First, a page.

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Historic photographs can show us rare, fleeting moments of craft in action. We found lots of fantastic examples of Wisconsin women sewing, knitting, and crocheting through Wisconsin Historical Images and the State of Wisconsin Collection; here are some we didn’t have space to include in the gallery.
An online feature from UW-Madison’s Helen Louise Allen Textile Collection offers a closer look at 19th century fancywork wreaths made from hair. These wreaths are some of the most visually striking examples of Victorian-era fancywork. While modern audiences might find the use of hair distasteful, hairwork was once a highly-valued representation of the maker’s close connections to the friends and family members whose hair she collected and displayed in her parlor.
“Hair Wreaths: Fancywork from the Victorian Era” includes two interpretive essays as well as a link to 16 related objects in the Helen Louise Allen Textile Collection’s public database.
Community building. A twenty-first century catch-phrase, for sure. Networking. Social climbing. Marketing. What do these have to do with crafting? If we could ask Theresa Scheffler, maker of this ca. 1900 redwork quilt, we might hear some surprising answers.
Understanding the motivation behind why crafters craft is what the Handmade Meaning exhibition is all about. Considering the meaning makers stitched, painted, or sculpted into their works is the conversation.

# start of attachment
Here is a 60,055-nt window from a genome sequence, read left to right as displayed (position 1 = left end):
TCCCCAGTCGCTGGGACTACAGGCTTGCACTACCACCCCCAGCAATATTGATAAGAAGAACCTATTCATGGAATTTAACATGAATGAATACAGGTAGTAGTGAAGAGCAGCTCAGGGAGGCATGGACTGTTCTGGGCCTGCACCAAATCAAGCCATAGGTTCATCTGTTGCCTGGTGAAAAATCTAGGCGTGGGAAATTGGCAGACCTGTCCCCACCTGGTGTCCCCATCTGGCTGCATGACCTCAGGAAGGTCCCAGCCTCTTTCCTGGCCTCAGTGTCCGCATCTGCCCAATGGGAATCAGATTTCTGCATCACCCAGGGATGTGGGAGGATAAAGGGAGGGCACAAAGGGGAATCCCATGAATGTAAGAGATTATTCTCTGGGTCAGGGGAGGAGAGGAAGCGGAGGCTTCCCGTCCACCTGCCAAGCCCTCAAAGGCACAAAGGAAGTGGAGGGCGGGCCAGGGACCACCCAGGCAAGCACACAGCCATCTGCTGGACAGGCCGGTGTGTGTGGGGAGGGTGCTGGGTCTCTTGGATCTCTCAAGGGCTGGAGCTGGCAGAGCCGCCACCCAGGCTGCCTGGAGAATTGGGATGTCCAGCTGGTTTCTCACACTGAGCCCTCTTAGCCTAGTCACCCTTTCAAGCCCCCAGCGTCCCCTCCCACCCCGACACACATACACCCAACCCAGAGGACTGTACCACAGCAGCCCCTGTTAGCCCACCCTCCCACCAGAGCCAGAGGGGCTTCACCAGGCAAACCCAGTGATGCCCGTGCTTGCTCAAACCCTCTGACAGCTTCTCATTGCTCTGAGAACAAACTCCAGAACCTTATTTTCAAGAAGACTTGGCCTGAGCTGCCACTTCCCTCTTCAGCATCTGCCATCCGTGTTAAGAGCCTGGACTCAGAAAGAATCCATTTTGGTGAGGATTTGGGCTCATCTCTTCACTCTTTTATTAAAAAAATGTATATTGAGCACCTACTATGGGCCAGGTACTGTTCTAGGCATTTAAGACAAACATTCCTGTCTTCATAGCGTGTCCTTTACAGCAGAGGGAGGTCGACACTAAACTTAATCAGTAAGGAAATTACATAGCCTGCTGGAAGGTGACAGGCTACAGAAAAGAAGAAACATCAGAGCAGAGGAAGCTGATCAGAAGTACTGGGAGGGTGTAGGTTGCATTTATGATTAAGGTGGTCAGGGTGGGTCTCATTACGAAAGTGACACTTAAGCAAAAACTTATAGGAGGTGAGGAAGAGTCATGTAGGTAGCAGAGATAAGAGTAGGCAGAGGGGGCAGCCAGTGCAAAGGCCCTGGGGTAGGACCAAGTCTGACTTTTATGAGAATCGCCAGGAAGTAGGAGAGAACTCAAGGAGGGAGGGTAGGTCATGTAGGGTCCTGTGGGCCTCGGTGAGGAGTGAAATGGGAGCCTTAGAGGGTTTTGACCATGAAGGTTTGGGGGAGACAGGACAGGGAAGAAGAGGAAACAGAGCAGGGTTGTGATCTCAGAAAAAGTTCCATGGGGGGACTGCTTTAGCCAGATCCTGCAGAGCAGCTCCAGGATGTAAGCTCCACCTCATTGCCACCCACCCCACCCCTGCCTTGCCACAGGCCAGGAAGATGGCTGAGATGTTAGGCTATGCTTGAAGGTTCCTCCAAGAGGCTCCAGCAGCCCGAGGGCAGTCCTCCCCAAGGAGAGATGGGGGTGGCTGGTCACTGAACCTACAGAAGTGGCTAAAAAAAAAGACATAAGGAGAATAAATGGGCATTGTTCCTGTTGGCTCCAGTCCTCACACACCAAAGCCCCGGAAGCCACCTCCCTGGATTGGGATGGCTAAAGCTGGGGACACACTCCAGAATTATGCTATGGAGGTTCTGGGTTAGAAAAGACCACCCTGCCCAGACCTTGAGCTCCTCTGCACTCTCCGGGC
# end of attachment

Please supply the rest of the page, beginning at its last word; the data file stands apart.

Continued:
Theresa’s quilt, today owned by the History Museum at the Castle in Appleton but too fragile to loan out for this upcoming exhibit, expands the crafting conversation. Each square is essentially an ad or promotion for an Appleton business. 72 of them. Red floss is stitched onto white cotton squares. Each square includes an image and often a humorous line. One lists the telephone number of the business: “Phone 66.” A square for the local paper, the Evening Crescent, reads “10 cents a week” and goes further to note the paper offers “Six Day Want Ads 25 cents.”
Why would one young woman in 1900 be so interested in local businesses to spend countless hours selecting patterns, making up funny quips and stitching them into life? Many redwork quilts were intended as fundraisers, auctioned off for a good cause. But there is no record to indicate that Theresa’s quilt was meant to be sold, or was sold.
Clues to Theresa’s meaning may be evident in her life. Her young adult years were messy and unstable. Her mother dies or moves away. Her father changes his name (to something less Prussian sounding) and marries again. Theresa works as a teacher around the time she makes the quilt. In 1909 she marries James Wagg, who followed his father as the superintendent of the Fox River Paper Company Mill, a prestigious position in the community. They live in a big house on the main drag just a few blocks from the business district. Local newspaper society columns are filled with reports of their social activities. And Theresa becomes an important figure in the Masonic temple. Maybe Theresa’s early interest in local businesses was a way of making community connections. Of networking. Of exposing her skills to prospective husbands. Of elevating her status in the community. Of using her marketing skills in a socially acceptable way for a woman of her time. What seems clear by her example is that no crafter spends the many hours required to make a work of this extent without meaning something by it. It requires energy, fortitude. And a great deal of creative expression.